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Katya Grineva, Pianist, Presents: "Love and Water", Dedicated to the Victims of the Japanese Tsunami, at Carnegie Hall
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Katya Grineva, Pianist, Presents: "Love and Water", Dedicated to the Victims of the Japanese Tsunami, at Carnegie Hall

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Katya Grineva, Pianist
Love and Water

Dedicated to the Victims of the Japanese Tsunami

Carnegie Hall
Isaac Stern Auditorium/Ronald O. Perelman Stage

Press: April Thibeault

Dr. Roberta E. Zlokower
May 22, 2011

Clair de Lune by Debussy
Barcarolle by Schubert/Liszt
Impromptu in A-flat major, Op. 90, No. 4 by Schubert
Les Jeaux d’eau a la Villa d’Este by Liszt
Jeaux d’eau by Ravel
Poems of the Sea by Bloch
Barcarolle by Tchaikovsky
Scheherazade “The Sea and Sinbad’s Ship” by Rimsky-Korsakov
La cathédrale engloutie by Debussy
L’isle joyeuse “The Island of Treasure” by Debussy

I can’t remember such a delightful evening of rapturous piano solos as I heard tonight, thanks to Katya Grineva, born and trained in Moscow. For Carnegie Hall, an annual ritual for Ms. Grineva, she wore a gorgeous, full, yellow gown with a prominent black bow, looking like she stepped out of a Renoir painting, with long blond curls and a winsome smile. Ms. Grineva’s notes mention a “special and spontaneous interaction” between this pianist and her audience, and it was obvious from the moment she appeared on Perelman stage that her fans adore her. She bows modestly and smiles with radiant warmth. This is the elegant style so evocative of the 19th century salons. In fact, tonight’s program, featuring compositions of Debussy and Liszt, created the ambiance of one expansive salon. The theme, “Love and Water”, is an homage to water, and Ms. Grineva recorded the accompanying CD in Fiji. The music relates to fountains, ocean, waves, moonlit night, and love songs on the water (Barcarolles).

For Debussy’s Clair de Lune, Ms. Grineva introduces the program with slow, dreamlike phrases in scintillating sound. In the Schubert/Liszt Barcarolle, she holds the final note for endless effect, after a rhythmic, romantic piece infused with yearning and enchantment. The Schubert Impromptu in A-flat major progresses from fluttering notes, like rapid raindrops, to melancholy, deeper tones. She has an ear for beauty and projects joy, as she turns and smiles during this piece. Les Jeaux d’eau a la Villa d’Este, by Liszt, has orchestral quality sound with fullness and rapture, as Ms. Grineva travels the extent of the keyboard with animated shadings. Jeaux d’eau by Ravel is surreal and ethereal, with high treble notes transporting the listener.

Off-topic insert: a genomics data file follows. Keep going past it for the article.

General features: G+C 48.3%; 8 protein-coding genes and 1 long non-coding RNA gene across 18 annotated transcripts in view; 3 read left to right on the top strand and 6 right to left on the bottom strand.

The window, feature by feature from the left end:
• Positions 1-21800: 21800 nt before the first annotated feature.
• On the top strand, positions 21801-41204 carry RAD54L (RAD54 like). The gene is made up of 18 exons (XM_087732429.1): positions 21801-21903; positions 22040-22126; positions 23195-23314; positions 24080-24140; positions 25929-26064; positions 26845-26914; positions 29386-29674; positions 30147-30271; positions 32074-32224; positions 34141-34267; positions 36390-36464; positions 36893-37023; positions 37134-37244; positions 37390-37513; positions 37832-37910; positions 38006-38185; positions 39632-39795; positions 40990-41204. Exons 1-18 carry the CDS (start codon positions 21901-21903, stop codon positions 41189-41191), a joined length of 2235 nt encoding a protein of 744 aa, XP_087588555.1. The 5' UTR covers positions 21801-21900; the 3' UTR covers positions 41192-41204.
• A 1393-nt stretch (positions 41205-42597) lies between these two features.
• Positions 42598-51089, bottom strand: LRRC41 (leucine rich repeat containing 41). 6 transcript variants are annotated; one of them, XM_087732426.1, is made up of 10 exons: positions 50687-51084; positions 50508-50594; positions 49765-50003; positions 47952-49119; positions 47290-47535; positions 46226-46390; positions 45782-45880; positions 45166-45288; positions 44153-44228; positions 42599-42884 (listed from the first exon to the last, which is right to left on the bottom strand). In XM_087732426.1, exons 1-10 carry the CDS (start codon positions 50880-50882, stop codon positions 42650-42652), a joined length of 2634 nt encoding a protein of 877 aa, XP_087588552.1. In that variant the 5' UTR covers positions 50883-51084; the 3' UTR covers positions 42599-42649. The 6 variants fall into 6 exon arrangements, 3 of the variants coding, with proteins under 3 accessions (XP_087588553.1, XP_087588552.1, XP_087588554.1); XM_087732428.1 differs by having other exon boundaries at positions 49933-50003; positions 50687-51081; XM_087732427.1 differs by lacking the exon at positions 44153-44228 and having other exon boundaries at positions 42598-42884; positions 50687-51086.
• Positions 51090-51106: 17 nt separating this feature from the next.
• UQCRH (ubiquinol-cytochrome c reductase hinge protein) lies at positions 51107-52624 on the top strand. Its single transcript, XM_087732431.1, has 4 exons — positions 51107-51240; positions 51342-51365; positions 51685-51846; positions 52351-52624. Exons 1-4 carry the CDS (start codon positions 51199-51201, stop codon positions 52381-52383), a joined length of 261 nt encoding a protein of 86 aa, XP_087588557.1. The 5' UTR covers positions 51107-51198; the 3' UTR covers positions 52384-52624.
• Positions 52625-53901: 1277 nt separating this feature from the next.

Her interpretation of Bloch’s Poems of the Sea brought undulating rippling effects to the segment on “Waves”, lyrical, echoing refrains to the segment on “Chanty”, and frenzied, rolling crescendos to the segment on “At Sea”. Tchaikovsky’s Barcarolle is replete with passion, inviting the audience into the enchanting Scheherazade, by Rimsky-Korsakov. This work is quintessentially exotic, and here I saw something about Ms. Grineva’s styling. I’ve heard this piece so many times, orchestrally and balletically, but I’ve never heard it drawn out with such elongated timing or emphasis on poignancy. Ms. Grineva closed with two more works by Debussy, La cathédrale engloutie and L’isle joyeuse. The first was replete with floating harmonies, quiet bass chords, and a resounding final note held for emphasis. The final program piece, and the final Debussy, was played with a trembling introduction, swirling like snow. The encore was a quiet Satie Gymnopédie. Kudos to Katya Grineva.

Katya Grineva at the Steinway
(Shown at a Previous Concert)
Courtesy of Andre Chow

For more information, contact Dr. Roberta E. Zlokower at